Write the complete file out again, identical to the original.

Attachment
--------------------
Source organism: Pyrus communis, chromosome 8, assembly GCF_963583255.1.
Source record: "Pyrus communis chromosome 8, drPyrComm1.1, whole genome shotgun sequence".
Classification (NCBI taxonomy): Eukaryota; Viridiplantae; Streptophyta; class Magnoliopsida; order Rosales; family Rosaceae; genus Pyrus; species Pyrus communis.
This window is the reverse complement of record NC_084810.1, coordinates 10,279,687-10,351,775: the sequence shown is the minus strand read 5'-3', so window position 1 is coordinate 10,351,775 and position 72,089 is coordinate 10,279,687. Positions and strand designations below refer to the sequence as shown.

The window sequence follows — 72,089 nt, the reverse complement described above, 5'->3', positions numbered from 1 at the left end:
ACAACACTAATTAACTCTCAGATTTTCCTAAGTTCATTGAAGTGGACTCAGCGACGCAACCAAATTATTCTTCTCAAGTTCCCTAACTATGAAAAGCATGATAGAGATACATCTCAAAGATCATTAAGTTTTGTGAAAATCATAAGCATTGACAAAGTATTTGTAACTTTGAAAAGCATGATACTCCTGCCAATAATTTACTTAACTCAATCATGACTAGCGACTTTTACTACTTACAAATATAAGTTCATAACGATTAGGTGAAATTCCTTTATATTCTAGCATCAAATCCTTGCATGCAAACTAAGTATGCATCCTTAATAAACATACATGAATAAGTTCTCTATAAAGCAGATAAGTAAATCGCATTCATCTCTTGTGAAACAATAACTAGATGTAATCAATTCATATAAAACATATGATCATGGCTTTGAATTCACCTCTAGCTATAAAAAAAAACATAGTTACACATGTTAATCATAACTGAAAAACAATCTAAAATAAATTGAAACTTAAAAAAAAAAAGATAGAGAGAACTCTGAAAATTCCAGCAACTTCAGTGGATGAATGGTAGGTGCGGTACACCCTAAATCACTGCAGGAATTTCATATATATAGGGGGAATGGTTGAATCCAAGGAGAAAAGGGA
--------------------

Source organism: Pyrus communis, chromosome 8, assembly GCF_963583255.1.
Source record: "Pyrus communis chromosome 8, drPyrComm1.1, whole genome shotgun sequence".
Classification (NCBI taxonomy): Eukaryota; Viridiplantae; Streptophyta; class Magnoliopsida; order Rosales; family Rosaceae; genus Pyrus; species Pyrus communis.
This window is the reverse complement of record NC_084810.1, coordinates 10,279,687-10,351,775: the sequence shown is the minus strand read 5'-3', so window position 1 is coordinate 10,351,775 and position 72,089 is coordinate 10,279,687. Positions and strand designations below refer to the sequence as shown.

The window sequence follows — 72,089 nt, the reverse complement described above, 5'->3', positions numbered from 1 at the left end:
ACAACACTAATTAACTCTCAGATTTTCCTAAGTTCATTGAAGTGGACTCAGCGACGCAACCAAATTATTCTTCTCAAGTTCCCTAACTATGAAAAGCATGATAGAGATACATCTCAAAGATCATTAAGTTTTGTGAAAATCATAAGCATTGACAAAGTATTTGTAACTTTGAAAAGCATGATACTCCTGCCAATAATTTACTTAACTCAATCATGACTAGCGACTTTTACTACTTACAAATATAAGTTCATAACGATTAGGTGAAATTCCTTTATATTCTAGCATCAAATCCTTGCATGCAAACTAAGTATGCATCCTTAATAAACATACATGAATAAGTTCTCTATAAAGCAGATAAGTAAATCGCATTCATCTCTTGTGAAACAATAACTAGATGTAATCAATTCATATAAAACATATGATCATGGCTTTGAATTCACCTCTAGCTATAAAAAAAAACATAGTTACACATGTTAATCATAACTGAAAAACAATCTAAAATAAATTGAAACTTAAAAAAAAAAAGATAGAGAGAACTCTGAAAATTCCAGCAACTTCAGTGGATGAATGGTAGGTGCGGTACACCCTAAATCACTGCAGGAATTTCATATATATAGGGGGAATGGTTGAATCCAAGGAGAAAAGGGA